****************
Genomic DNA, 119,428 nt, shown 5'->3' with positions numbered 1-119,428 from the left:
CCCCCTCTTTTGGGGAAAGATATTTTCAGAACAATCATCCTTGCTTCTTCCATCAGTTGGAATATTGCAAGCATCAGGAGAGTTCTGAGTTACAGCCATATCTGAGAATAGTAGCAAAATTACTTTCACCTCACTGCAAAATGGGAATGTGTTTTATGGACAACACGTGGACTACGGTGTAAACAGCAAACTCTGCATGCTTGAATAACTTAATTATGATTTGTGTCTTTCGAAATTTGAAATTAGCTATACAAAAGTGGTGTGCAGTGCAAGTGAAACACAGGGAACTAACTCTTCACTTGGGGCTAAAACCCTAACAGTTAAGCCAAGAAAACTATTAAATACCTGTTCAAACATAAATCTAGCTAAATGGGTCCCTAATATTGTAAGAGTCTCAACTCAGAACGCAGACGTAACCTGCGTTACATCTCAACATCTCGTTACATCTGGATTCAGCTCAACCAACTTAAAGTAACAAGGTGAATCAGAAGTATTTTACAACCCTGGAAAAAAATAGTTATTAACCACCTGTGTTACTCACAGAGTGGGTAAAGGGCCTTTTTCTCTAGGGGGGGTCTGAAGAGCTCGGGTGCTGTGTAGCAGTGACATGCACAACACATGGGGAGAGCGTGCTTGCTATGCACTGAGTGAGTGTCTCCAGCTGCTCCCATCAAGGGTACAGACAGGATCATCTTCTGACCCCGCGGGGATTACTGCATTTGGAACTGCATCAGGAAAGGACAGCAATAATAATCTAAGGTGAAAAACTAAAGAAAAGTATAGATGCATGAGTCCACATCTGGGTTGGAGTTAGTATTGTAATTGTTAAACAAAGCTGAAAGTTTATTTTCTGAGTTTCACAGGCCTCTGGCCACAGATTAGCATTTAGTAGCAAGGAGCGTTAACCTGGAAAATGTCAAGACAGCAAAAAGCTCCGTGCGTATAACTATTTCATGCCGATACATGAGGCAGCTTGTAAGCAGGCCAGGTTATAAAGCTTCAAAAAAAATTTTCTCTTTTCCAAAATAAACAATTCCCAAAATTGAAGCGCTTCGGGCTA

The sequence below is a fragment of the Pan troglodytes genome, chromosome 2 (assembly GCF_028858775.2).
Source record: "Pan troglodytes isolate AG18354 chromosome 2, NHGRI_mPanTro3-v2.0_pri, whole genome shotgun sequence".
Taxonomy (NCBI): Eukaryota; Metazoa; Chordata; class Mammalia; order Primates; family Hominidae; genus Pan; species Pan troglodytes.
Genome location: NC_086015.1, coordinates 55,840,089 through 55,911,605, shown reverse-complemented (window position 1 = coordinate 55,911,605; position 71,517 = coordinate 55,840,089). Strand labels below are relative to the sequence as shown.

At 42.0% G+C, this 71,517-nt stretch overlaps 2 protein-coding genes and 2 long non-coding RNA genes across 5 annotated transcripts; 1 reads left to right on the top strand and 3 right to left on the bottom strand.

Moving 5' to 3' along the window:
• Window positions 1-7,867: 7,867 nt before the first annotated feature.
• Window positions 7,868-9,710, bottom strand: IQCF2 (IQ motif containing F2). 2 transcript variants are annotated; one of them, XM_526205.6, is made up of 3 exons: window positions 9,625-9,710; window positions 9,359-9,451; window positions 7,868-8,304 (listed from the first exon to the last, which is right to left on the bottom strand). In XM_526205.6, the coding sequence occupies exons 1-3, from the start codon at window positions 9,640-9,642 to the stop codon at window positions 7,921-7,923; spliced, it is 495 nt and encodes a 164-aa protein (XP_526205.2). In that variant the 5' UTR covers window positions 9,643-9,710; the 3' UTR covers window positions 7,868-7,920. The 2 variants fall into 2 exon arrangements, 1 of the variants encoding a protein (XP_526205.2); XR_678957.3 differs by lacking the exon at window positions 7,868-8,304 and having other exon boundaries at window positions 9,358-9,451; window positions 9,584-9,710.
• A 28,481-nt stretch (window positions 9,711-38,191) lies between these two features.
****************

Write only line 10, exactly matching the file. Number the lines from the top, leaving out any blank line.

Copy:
• Window positions 7,868-9,710, bottom strand: IQCF2 (IQ motif containing F2). 2 transcript variants are annotated; one of them, XM_526205.6, is made up of 3 exons: window positions 9,625-9,710; window positions 9,359-9,451; window positions 7,868-8,304 (listed from the first exon to the last, which is right to left on the bottom strand). In XM_526205.6, the coding sequence occupies exons 1-3, from the start codon at window positions 9,640-9,642 to the stop codon at window positions 7,921-7,923; spliced, it is 495 nt and encodes a 164-aa protein (XP_526205.2). In that variant the 5' UTR covers window positions 9,643-9,710; the 3' UTR covers window positions 7,868-7,920. The 2 variants fall into 2 exon arrangements, 1 of the variants encoding a protein (XP_526205.2); XR_678957.3 differs by lacking the exon at window positions 7,868-8,304 and having other exon boundaries at window positions 9,358-9,451; window positions 9,584-9,710.